When most people say ‘office design’ they normally think of the configuration of the desks, chairs and other items of furniture, as well as the overall layout. However, one of the most important elements of any modern office is the choice of colours.
Thames Contracts have three decades’ worth of experience in high-quality office refurbishments and refits in Stevenage, Watford, and many other parts of North London and Hertfordshire. Here is our rundown of the effects various colours can have in an office environment.
Yellows, Oranges and Reds
These colours have been shown – notably by researchers at the University of British Columbia – to increase feelings of creativity, energy and innovation. This means they are good for collaborative work, or if you ever need to have a ‘brainstorming’ session with colleagues.
However, these colours shouldn’t be overused in any office, as they can easily become rather overwhelming. Some studies have suggested that used in excess they can lead to stress and aggression amongst employees.
Ideally, they should be used on one (but not all) of the walls, or on some of the fixtures and fittings such as the chairs. They could be used in a breakout area, such as a kitchen or rest room where people are likely to get together but don’t spend too much of their working day there.
Blues (and Purples)
These colours are best for aiding productivity, according to a study carried out by the University of Central Lancashire, and they have also been shown to help with clear thinking and problem-solving. This means they should be used in a main work area where you want workers to be able to concentrate on the job in hand.
Blues and purples are also a good welcoming colour for a reception area. Remember, your office will also be hosting members of the public and potential clients and you don’t want them to be ‘overpowered’ by colour when they walk in. This part of the office should also have a colour version of your company logo as well.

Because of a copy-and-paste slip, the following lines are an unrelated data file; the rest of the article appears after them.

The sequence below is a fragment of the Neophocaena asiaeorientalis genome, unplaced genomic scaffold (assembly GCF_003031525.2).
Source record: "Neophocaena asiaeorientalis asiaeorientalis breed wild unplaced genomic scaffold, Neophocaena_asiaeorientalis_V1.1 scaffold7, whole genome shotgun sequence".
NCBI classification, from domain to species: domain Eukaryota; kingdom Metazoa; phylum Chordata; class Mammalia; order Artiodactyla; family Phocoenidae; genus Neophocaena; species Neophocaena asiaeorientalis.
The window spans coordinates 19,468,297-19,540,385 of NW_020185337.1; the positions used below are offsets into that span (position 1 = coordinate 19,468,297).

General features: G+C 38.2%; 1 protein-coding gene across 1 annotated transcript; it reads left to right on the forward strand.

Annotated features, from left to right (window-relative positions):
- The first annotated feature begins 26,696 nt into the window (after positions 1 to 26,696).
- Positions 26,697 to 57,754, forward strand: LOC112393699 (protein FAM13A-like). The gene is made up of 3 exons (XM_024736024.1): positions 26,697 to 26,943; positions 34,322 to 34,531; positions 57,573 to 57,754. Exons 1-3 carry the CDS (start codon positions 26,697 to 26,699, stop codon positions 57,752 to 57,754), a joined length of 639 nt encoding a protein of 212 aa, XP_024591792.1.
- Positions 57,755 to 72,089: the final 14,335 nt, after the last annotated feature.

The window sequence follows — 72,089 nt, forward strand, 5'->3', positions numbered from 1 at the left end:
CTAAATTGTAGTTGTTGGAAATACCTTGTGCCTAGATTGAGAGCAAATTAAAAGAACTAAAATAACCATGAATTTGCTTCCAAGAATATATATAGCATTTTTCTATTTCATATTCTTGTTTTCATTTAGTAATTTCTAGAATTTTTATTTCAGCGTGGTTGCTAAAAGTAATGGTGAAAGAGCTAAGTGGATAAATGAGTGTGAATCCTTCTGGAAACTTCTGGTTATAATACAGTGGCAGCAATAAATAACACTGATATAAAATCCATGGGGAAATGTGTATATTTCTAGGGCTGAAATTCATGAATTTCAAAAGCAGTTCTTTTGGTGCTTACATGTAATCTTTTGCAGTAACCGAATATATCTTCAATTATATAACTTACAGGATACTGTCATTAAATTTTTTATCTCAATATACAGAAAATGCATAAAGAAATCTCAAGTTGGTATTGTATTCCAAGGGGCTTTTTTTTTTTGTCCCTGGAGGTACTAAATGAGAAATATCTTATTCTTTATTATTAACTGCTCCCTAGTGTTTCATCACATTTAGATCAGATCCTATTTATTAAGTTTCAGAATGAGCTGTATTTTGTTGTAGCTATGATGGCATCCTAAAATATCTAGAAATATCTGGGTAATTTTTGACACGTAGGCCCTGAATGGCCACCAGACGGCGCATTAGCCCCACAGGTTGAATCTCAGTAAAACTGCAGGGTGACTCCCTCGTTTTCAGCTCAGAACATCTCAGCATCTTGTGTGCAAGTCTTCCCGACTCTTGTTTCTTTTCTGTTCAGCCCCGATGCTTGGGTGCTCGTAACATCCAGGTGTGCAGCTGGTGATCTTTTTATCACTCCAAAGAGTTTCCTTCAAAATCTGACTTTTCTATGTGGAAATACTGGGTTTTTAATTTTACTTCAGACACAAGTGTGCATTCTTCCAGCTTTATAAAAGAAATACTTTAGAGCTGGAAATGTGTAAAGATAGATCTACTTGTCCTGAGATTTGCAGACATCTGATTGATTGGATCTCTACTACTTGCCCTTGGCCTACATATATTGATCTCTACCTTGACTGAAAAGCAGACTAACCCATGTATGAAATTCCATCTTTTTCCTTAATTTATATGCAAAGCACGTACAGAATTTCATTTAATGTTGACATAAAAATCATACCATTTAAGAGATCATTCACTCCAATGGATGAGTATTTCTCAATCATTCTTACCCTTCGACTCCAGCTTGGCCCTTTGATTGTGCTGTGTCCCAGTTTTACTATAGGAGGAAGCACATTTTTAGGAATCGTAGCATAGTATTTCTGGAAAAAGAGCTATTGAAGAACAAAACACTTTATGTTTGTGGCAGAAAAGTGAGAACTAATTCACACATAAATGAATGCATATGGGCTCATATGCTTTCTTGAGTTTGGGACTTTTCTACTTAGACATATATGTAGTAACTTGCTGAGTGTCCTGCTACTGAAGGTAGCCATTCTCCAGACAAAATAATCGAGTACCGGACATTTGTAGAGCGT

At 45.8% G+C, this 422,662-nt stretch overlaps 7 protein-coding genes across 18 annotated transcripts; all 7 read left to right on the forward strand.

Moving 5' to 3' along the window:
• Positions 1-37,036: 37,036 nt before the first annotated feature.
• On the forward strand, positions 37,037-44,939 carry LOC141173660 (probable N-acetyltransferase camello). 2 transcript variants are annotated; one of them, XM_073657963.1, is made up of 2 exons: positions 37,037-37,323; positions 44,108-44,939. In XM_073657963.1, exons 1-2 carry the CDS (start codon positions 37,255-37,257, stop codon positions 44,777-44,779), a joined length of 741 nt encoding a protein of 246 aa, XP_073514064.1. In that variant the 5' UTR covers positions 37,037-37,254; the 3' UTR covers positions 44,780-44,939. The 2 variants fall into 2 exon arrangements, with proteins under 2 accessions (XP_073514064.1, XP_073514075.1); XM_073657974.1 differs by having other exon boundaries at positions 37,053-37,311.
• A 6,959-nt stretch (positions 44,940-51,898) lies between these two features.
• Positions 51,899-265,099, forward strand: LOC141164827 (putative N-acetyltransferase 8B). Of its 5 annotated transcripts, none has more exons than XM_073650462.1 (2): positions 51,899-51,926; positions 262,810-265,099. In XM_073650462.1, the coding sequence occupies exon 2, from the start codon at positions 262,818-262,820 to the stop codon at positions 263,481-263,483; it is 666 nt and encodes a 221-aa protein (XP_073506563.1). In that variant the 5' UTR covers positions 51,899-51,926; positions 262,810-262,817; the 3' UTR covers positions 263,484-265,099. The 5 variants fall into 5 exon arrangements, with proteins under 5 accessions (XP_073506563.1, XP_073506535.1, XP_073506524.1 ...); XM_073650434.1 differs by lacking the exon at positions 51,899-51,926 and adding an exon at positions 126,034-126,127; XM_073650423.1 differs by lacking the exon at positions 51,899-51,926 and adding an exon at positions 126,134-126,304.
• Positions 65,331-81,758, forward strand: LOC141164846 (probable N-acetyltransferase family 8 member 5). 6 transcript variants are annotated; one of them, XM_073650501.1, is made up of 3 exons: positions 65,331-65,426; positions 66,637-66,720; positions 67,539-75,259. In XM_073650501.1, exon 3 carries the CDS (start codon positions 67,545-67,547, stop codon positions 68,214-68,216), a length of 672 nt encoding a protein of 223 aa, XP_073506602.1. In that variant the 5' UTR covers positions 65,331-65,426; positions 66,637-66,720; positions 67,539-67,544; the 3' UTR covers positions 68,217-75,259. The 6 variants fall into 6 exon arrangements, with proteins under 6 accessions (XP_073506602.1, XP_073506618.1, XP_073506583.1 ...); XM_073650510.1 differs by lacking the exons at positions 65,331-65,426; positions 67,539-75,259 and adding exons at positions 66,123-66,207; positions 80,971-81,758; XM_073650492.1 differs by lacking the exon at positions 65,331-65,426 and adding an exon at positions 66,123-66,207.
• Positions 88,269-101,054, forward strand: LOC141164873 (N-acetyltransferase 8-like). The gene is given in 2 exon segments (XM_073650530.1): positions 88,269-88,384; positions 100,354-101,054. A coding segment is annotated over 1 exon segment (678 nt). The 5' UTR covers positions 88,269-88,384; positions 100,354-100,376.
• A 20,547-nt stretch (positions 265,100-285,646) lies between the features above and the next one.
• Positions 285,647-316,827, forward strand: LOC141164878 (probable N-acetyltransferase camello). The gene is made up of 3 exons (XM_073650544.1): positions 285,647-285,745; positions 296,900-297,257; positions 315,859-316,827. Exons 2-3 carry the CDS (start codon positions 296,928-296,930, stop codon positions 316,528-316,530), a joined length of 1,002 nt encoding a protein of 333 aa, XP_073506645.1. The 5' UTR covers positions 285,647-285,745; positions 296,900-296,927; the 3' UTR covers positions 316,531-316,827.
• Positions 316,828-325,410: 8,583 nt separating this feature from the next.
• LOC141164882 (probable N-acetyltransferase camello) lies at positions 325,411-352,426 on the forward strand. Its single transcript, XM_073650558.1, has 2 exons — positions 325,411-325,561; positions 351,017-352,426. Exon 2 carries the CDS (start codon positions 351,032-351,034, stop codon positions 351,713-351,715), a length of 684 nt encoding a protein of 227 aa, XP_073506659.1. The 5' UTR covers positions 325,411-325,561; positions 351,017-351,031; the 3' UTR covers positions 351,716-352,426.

This is also a good colour for a main office wall or walls. Widely seen as a harmonious, or calming colour, green also reduces eye strain and has been shown to improve efficiency.
It is also a good colour to use to dovetail with any natural materials in the office, such as wooden chairs and furniture, and any office plants (possibly in a ‘living wall’).
Whites and Greys
A study carried out by the University of Texas suggest these can make offices rather uninspiring places to work, particularly for women. White walls can also be reminiscent of a clinical setting, such as a hospital and all the negative associations (such as ill health) this can have.
However, whites and greys can still have their place in the modern office. You can use ‘off-white’ shades, such as apple white or cream, to ensure the workplace doesn’t become too bland. They are also effectively a ‘blank canvas’ which you can add colour to – perhaps in the furniture, fixtures and fittings. And these colours are also unlikely to offend anyone.
You aren’t restricted to just painting the walls when it comes to introducing colour into the office. If you want to add some more green, for instance, have some plants in the office (or encourage staff to bring in their own); this could improve the air quality by filtering out some of the VOCs (volatile organic compounds) which are usually present in any indoor space and the plants will also create a more homely, ‘lived-in’ feel to any workplace.
If you have got some ‘bland’ walls, then why not add some paintings or artwork? As well as brightening up the office, they could also help improve productivity and creativity, according to a University of Exeter study. This is particularly true if the employees have a choice in what art is hung up.
Consider the type of lighting you have as well. Modern systems aren’t restricted to conventional bulbs; you can also add subtle shades of colour. However, you should remember it’s best to have as much natural light as possible, as this been shown to improve employee health and wellbeing.
You can also add additional points of interest (such as company logos) with frosted glass partitioning, which we specialise in fitting in offices throughout London.
Office Refurbishments in Stevenage from Thames Contracts
At Thames Contracts, we will be able to advise you on what colours go with what to create a fully integrated colour scheme, whether you are refurbishing an existing workplace or have opted for a complete fitout. We know what colours are ‘on trend’ in office refurbishments in Stevenage, Potters Bar, Stevenage, other parts of Hertfordshire and North London.
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